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Diaphragm Valve Pistol

Built a pneumatic cannon? Then post it here! This section is for completed, finished cannons that you have built. Please include pictures and information.
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Unread postAuthor: noname » Thu May 24, 2007 10:29 pm

Hi, you don't need anything to hold a diaphragm in place. On my diaphragm <a href="http://www.spudfiles.com/forums/extreme-coaxial-now-with-stock-t2316.html">paintball gun</a>, it just sits in there and flexes back and forth by itself. It's just like a piston, except opens faster and is more compact.

By the way, love seeing great looking spare parts guns, awesome job with it.
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Unread postAuthor: Macgyver440 » Fri May 25, 2007 12:29 am

I will be painting the gun soon after I put an end cap on the bottom of the pistol grip to cover the sharp edges where I cut the pipe for the blowgun nozzle. Also the diaphragm is a disk I cut from some thin PVC sheet, glued to the back of the PVC pipe that makes up the air chamber. The end cap holds the tire valve and the hose barb fitting that links the blowgun nozzle. The tire valve also has a little piece of PVC glued to the inside to act as a check valve to keep air inside when the chamber is pressurized. The obvious sucky part is the idea that the cap is glued on so if something happens to the diaphragm in any way Ill have to cut the gun up to make any repairs then glue everything back together. But thats the cost of a spare parts gun. As far as buying the darts, go to http://www.coldsteel.com/blowguns.html or http://www.blowgunsnorthwest.com/62cal.htm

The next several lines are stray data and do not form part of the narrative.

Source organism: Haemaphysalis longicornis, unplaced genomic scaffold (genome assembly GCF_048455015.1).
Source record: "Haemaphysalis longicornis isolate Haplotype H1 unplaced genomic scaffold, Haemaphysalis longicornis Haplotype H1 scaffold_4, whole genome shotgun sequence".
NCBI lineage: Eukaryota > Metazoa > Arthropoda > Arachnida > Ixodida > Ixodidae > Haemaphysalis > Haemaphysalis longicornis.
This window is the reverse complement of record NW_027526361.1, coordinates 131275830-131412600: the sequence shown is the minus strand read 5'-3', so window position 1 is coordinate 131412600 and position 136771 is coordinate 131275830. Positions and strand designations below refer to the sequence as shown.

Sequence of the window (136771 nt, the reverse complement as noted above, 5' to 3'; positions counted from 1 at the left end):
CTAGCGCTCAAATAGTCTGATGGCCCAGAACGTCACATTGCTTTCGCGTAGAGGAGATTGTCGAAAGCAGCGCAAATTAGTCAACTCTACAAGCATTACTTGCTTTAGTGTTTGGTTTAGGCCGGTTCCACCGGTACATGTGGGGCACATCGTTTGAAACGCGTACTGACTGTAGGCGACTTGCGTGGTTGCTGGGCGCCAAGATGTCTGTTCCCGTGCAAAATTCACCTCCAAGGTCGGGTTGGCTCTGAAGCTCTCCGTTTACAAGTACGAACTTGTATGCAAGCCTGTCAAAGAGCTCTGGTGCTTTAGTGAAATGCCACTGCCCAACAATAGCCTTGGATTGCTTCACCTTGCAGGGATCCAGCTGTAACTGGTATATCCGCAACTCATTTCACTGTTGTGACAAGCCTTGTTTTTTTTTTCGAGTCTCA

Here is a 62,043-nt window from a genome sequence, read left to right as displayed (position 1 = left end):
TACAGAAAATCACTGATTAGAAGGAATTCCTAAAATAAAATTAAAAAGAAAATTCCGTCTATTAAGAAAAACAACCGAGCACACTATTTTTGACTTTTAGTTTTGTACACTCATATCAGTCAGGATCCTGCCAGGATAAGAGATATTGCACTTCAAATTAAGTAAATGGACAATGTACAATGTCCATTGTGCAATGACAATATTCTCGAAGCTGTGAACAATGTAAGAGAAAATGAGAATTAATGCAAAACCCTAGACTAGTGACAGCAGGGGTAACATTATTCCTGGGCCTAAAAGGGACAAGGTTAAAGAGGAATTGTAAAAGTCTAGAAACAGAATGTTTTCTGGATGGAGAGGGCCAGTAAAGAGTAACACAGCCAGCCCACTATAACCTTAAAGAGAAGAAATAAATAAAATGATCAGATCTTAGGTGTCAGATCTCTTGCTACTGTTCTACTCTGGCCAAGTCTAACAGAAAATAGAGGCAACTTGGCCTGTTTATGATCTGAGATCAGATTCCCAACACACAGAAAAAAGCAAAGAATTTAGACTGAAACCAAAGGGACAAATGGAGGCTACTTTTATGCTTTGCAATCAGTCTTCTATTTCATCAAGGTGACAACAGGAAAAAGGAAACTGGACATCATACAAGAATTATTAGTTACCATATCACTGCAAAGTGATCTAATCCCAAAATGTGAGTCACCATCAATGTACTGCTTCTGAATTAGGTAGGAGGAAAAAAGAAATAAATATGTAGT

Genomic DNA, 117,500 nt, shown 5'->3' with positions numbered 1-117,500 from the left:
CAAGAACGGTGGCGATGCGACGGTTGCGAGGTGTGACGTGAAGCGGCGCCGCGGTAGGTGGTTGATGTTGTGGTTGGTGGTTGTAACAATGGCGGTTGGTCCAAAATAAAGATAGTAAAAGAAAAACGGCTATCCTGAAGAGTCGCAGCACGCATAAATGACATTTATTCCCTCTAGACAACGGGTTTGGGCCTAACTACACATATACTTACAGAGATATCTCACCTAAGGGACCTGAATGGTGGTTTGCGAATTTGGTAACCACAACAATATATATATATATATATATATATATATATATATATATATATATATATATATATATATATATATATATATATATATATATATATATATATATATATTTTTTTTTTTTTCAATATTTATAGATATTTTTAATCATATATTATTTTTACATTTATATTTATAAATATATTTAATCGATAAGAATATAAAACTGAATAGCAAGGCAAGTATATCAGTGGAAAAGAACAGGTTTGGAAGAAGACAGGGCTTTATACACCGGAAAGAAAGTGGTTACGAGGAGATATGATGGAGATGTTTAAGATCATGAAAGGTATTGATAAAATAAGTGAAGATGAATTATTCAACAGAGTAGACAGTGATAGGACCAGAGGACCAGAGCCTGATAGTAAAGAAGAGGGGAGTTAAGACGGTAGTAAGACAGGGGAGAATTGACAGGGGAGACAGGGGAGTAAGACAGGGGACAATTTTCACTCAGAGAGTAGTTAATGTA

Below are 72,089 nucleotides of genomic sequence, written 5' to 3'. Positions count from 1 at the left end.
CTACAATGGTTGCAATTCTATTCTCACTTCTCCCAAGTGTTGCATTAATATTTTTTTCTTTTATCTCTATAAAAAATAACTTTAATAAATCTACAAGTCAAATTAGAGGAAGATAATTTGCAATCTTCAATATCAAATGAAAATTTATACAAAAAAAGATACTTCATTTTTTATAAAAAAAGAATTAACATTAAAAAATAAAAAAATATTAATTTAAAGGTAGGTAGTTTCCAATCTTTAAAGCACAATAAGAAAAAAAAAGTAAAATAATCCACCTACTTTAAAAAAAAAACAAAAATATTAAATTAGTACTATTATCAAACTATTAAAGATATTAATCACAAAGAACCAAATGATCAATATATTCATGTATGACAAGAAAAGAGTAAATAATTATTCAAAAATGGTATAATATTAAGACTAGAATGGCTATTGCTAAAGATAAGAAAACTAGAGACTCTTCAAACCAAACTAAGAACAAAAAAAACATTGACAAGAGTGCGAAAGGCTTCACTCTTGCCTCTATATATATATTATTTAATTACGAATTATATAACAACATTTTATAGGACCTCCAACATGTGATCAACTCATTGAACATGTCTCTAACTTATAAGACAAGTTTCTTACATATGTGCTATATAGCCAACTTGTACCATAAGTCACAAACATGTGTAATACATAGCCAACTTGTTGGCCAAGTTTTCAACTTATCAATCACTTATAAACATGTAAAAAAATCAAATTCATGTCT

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Unread postAuthor: hi » Fri May 25, 2007 1:07 am

sorry, but i guess i dont understand. why doesnt the diaphragm get sucked into the barrel? on a sprinkler valve it is wedged between two peices. I know how a piston works and have built many, but i dont get how it wont get sucked into the barrel. does the diaphragm have a bolt on it or something?

please explain.
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Unread postAuthor: jackssmirkingrevenge » Fri May 25, 2007 6:50 am

The diaphragm is usually quite thick and wouldn't fit through the barrel anyway, and don't forget the friction caused by the pressure on the barrel edge.
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Unread postAuthor: hi » Fri May 25, 2007 8:44 am

so if i used a inner tube it would get sucked in, but if it was like 1/4'' thick it would be ok?
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"physics, gravity, and law enforcement are the only things that prevent me from operating at my full potential" - not sure, but i like the quote

you know you are not an engineer if you have to remind yourself "left loosy righty tighty"
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Unread postAuthor: jackssmirkingrevenge » Fri May 25, 2007 8:58 am

hi wrote:so if i used a inner tube it would get sucked in, but if it was like 1/4'' thick it would be ok?


hexactly :)
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Unread postAuthor: noname » Fri May 25, 2007 7:11 pm

1/4" wouldn't be very flexibble so it would suck. I use 1/8" thick rubber, which is flexible, but there's no way you could ever fit in through the barrel, even if you rolled it up lengthwise. Try making a diaphragm valved gun, you'll find it easier than pistons (I really don't understand why people think diaphragms are so hard).